In determining biologically significant biomarkers for differentiating two phenotypes (e.g. metastatic vs. non-metastatic cancer), it is generally more powerful to find significant biomarkers overlapping in biomarker selections from several different methods. Here we have selected significant markers based on the pathway method (based on leading edge genes, Table 1), discussed above, in addition to then refining these by also using the standard Fisher single gene selection method (Tables 2 and 3 below).

Table 1 Invariant genes (between datasets) among common leading edge ranked by average p-value
Table 2 Invariant genes (between datasets) among common leading edge and Fisher-selected genes: Wang and van de Vijver data sets - see Informative Genes section for summary citations below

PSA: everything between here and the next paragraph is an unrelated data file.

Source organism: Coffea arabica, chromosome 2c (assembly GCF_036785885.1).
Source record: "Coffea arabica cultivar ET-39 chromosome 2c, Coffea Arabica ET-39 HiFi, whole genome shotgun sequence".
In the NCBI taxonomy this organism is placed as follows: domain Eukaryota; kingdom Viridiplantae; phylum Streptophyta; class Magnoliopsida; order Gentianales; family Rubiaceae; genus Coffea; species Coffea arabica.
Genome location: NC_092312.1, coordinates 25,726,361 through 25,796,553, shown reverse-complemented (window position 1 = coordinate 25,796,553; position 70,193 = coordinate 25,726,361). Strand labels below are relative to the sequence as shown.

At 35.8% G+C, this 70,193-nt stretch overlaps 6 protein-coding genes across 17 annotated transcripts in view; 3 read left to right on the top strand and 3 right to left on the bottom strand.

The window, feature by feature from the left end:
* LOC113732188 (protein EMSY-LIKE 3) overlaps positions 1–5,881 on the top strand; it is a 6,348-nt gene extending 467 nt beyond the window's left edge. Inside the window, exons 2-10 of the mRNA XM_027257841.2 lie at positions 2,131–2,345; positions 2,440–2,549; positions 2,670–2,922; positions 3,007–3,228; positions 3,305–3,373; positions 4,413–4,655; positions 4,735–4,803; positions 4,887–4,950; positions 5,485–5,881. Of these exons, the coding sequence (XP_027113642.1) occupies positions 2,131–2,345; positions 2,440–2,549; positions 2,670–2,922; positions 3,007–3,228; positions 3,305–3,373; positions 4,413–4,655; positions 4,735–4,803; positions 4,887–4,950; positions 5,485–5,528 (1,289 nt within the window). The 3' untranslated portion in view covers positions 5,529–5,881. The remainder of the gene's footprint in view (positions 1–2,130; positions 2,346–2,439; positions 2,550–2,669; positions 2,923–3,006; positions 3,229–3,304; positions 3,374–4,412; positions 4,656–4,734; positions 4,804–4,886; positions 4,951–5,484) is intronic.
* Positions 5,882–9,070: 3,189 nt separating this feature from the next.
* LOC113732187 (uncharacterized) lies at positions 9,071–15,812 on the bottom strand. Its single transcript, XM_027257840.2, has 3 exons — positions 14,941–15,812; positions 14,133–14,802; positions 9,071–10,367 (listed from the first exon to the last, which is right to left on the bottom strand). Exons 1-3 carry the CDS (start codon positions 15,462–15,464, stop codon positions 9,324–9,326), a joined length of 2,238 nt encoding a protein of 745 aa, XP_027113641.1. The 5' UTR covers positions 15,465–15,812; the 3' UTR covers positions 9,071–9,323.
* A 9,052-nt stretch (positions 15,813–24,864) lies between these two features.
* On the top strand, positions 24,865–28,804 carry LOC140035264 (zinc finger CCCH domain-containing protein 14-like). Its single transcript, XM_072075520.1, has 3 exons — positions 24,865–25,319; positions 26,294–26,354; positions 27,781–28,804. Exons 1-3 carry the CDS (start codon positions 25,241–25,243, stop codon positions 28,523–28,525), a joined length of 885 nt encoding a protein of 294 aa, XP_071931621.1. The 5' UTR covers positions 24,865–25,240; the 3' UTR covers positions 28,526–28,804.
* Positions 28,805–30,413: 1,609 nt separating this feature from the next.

Table 3 Invariant genes (between datasets) among common leading edge and Fisher-selected genes: UNC and BI data sets – see Informative Genes section for summary citations below

We first present the 10 most significant common leading edge genes from the two metastasis data sets, and then those from the two ovarian survival data sets, in Table 1. These genes were obtained by intersecting the leading edge genes in the top 20/20 pathways (20 upregulated and 20 downregulated) between the Wang and van de Vijver data sets. This resulted in 161 genes in common. The 10 genes with the highest averaged p-values (between the two datasets) were then selected (Table 1).